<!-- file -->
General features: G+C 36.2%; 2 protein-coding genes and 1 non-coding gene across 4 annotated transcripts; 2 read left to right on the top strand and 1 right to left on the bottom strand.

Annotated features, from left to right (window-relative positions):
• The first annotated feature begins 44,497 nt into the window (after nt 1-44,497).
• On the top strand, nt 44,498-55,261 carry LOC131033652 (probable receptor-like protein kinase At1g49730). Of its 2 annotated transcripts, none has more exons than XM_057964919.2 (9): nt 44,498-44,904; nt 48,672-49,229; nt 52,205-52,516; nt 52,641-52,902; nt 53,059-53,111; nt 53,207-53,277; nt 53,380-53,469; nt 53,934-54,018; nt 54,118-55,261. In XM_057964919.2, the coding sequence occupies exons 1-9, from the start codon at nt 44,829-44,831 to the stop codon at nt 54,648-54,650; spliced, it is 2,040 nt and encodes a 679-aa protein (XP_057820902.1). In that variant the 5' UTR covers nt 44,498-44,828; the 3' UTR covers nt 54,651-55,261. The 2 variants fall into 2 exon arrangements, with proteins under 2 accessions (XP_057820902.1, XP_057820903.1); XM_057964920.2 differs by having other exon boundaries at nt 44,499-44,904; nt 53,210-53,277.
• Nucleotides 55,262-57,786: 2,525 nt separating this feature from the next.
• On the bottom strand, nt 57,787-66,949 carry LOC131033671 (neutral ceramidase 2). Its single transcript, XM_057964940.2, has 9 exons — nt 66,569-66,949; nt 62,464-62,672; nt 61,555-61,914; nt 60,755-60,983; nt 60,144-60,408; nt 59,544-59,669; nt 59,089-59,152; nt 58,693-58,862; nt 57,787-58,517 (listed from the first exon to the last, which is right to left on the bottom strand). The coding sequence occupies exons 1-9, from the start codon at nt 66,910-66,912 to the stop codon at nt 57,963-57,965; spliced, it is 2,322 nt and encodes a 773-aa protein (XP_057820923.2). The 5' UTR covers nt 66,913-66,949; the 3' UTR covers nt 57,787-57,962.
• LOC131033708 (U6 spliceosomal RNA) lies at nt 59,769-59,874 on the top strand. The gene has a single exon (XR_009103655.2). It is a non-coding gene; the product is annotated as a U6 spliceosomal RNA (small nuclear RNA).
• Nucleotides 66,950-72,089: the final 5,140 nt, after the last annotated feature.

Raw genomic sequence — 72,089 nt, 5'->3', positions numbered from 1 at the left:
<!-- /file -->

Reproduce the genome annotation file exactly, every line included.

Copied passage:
General features: G+C 36.2%; 2 protein-coding genes and 1 non-coding gene across 4 annotated transcripts; 2 read left to right on the top strand and 1 right to left on the bottom strand.

Annotated features, from left to right (window-relative positions):
• The first annotated feature begins 44,497 nt into the window (after nt 1-44,497).
• On the top strand, nt 44,498-55,261 carry LOC131033652 (probable receptor-like protein kinase At1g49730). Of its 2 annotated transcripts, none has more exons than XM_057964919.2 (9): nt 44,498-44,904; nt 48,672-49,229; nt 52,205-52,516; nt 52,641-52,902; nt 53,059-53,111; nt 53,207-53,277; nt 53,380-53,469; nt 53,934-54,018; nt 54,118-55,261. In XM_057964919.2, the coding sequence occupies exons 1-9, from the start codon at nt 44,829-44,831 to the stop codon at nt 54,648-54,650; spliced, it is 2,040 nt and encodes a 679-aa protein (XP_057820902.1). In that variant the 5' UTR covers nt 44,498-44,828; the 3' UTR covers nt 54,651-55,261. The 2 variants fall into 2 exon arrangements, with proteins under 2 accessions (XP_057820902.1, XP_057820903.1); XM_057964920.2 differs by having other exon boundaries at nt 44,499-44,904; nt 53,210-53,277.
• Nucleotides 55,262-57,786: 2,525 nt separating this feature from the next.
• On the bottom strand, nt 57,787-66,949 carry LOC131033671 (neutral ceramidase 2). Its single transcript, XM_057964940.2, has 9 exons — nt 66,569-66,949; nt 62,464-62,672; nt 61,555-61,914; nt 60,755-60,983; nt 60,144-60,408; nt 59,544-59,669; nt 59,089-59,152; nt 58,693-58,862; nt 57,787-58,517 (listed from the first exon to the last, which is right to left on the bottom strand). The coding sequence occupies exons 1-9, from the start codon at nt 66,910-66,912 to the stop codon at nt 57,963-57,965; spliced, it is 2,322 nt and encodes a 773-aa protein (XP_057820923.2). The 5' UTR covers nt 66,913-66,949; the 3' UTR covers nt 57,787-57,962.
• LOC131033708 (U6 spliceosomal RNA) lies at nt 59,769-59,874 on the top strand. The gene has a single exon (XR_009103655.2). It is a non-coding gene; the product is annotated as a U6 spliceosomal RNA (small nuclear RNA).
• Nucleotides 66,950-72,089: the final 5,140 nt, after the last annotated feature.

Raw genomic sequence — 72,089 nt, 5'->3', positions numbered from 1 at the left: